Max married Lizzie, his first wife when working as the make up artist for the Russian Royal family as well as the Imperial Russian Grand Opera. He could not let the Russian Royal family know of his marriage since it could jeopardize Lizzie's life. Therefore, the marriage and the subsequent children of the couple became one of the best-kept secrets in Russia for almost five years until they reached the United States.

Once in America, Max and a partner opened an exhibit at the St. Louis World Fair. Although his exhibit was successful, Max's partner disappeared with all of funds earned from the exhibit and left Max penniless. Max, with the help of his brother and Uncle, opened a barbershop in 1906. It was the beginning of history in the making.

Max Factor was a pioneer in developing make up for the movie industry. Unknown to most of us, he also made most of the wigs used in movies during the "Golden Age."
He eventually took Max Factor to heights Max himself could never have believed in his early years. His entire family-sons, daughters and the son-in-laws were all well versed in the many divisions of his company and carried on his work after his death.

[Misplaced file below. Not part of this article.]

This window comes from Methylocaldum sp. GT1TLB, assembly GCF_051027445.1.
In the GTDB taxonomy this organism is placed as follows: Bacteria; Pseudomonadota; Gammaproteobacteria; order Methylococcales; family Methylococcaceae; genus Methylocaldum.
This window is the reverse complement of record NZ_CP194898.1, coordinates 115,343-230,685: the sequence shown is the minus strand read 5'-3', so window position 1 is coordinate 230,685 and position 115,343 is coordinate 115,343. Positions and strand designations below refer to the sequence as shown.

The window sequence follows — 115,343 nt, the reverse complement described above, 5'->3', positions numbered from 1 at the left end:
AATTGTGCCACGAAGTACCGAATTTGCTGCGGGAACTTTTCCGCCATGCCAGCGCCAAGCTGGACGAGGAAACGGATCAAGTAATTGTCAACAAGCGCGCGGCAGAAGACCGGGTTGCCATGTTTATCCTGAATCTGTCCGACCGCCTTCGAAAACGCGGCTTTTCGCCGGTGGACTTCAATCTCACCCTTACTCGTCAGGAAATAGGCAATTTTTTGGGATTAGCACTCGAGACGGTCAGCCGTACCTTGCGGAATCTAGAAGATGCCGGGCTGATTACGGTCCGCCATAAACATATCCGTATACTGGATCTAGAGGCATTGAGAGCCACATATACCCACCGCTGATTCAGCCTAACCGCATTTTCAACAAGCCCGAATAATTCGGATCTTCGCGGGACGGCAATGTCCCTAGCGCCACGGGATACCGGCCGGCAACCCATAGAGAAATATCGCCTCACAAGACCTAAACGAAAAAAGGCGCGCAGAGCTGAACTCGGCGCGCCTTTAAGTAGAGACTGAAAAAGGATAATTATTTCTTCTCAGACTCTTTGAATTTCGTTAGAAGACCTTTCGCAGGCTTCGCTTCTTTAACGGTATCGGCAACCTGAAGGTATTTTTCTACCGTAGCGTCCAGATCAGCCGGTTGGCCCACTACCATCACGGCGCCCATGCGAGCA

This work not only tells the story of the rise of Max Factor as a world leader in cosmetics, it also leaves the reader with a wealth of knowledge with regard to the history of movies and television. I found the work well researched and well written, not to mention, irresistible and a page-turner.

Fred Basten is the author of numerous books about Hollywood and the entertainment industry. A graduate of UCLA, he was the assistant to the public relations director at Max Factor, Hollywood and currently lives in Santa Monica, California.
3 of 3 people found the following review helpful
By So. Calif book reader - Published on
Format: Hardcover
I have the other Basten book, 'Max Factor's Hollywood' which is more of a picture book and is excellent. This little book is really more about the Max Factor COMPANY, not necessarily about the life of Max Factor, other than the fact of telling about him creating the different make-ups, etc. I suppose that was his life. After his death, the book mostly goes on about different family members taking over and the other companies that bought it and the usual corporation takeover info. That is not necessarily interesting reading. I think the other book is much more interesting. I did notice two errors in this book, and better research would have eliminated both. One is the misspelling of Ramon Novarro's name. It is not Navarro. The other mentions when Max Factor died, that he was entombed at Beth Olem (sic) mausoleum at Hillside Memorial Park. Big wrong!! He was originally put in Beth OLAM and later disinterred and put at Hillside.
1 of 1 people found the following review helpful
HASH(0xa79d76b4) out of 5 stars Disappointing. April 16 2015
By Joy - Published on
Format: Paperback Verified Purchase
I realize I should have bought "Max Factor's Hollywood" rather than this book. The writing style is plodding and prosaic, despite Max Factor's fascinating life story. As others have mentioned, there are very few photographs, which is a shame. What a disappointment.